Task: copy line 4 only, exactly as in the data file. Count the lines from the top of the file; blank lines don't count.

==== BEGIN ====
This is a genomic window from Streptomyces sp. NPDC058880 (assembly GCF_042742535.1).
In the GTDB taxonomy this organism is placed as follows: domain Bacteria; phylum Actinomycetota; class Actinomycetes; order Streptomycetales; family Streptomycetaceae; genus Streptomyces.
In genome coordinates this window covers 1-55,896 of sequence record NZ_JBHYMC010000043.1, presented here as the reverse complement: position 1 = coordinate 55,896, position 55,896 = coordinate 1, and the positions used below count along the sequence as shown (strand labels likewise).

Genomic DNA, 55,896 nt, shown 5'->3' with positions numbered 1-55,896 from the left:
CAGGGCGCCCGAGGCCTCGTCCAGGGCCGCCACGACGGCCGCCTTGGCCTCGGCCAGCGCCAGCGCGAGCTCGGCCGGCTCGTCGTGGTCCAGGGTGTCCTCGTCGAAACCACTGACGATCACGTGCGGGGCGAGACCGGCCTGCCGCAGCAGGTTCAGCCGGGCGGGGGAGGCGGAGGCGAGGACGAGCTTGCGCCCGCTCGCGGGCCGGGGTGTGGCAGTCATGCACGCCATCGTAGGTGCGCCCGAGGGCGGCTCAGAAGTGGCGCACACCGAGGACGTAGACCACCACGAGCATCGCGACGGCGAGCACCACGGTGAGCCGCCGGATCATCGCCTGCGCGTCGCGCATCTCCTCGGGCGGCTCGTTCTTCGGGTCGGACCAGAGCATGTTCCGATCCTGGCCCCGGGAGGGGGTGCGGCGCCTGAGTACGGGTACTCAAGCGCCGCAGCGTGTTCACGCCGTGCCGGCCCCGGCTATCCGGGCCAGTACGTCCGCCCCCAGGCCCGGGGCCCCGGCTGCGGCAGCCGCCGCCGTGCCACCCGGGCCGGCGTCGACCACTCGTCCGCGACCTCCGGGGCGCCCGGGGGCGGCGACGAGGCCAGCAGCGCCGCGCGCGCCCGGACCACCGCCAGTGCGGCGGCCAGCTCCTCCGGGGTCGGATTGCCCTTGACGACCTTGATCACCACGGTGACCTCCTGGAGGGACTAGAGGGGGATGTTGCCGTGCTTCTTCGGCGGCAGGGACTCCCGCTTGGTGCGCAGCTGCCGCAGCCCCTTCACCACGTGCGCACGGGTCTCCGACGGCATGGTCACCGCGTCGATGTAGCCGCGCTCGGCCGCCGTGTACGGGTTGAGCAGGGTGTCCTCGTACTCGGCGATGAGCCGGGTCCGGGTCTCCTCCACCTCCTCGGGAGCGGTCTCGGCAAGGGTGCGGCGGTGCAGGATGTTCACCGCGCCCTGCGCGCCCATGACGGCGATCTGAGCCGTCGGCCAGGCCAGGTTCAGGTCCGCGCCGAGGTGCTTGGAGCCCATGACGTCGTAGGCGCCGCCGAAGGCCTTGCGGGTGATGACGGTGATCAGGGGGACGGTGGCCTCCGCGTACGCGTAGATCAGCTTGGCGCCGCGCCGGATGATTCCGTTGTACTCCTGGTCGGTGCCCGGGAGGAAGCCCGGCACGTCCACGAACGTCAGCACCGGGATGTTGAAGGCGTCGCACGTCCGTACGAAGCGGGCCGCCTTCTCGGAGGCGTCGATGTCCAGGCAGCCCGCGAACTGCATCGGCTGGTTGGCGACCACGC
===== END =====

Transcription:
Genomic DNA, 55,896 nt, shown 5'->3' with positions numbered 1-55,896 from the left: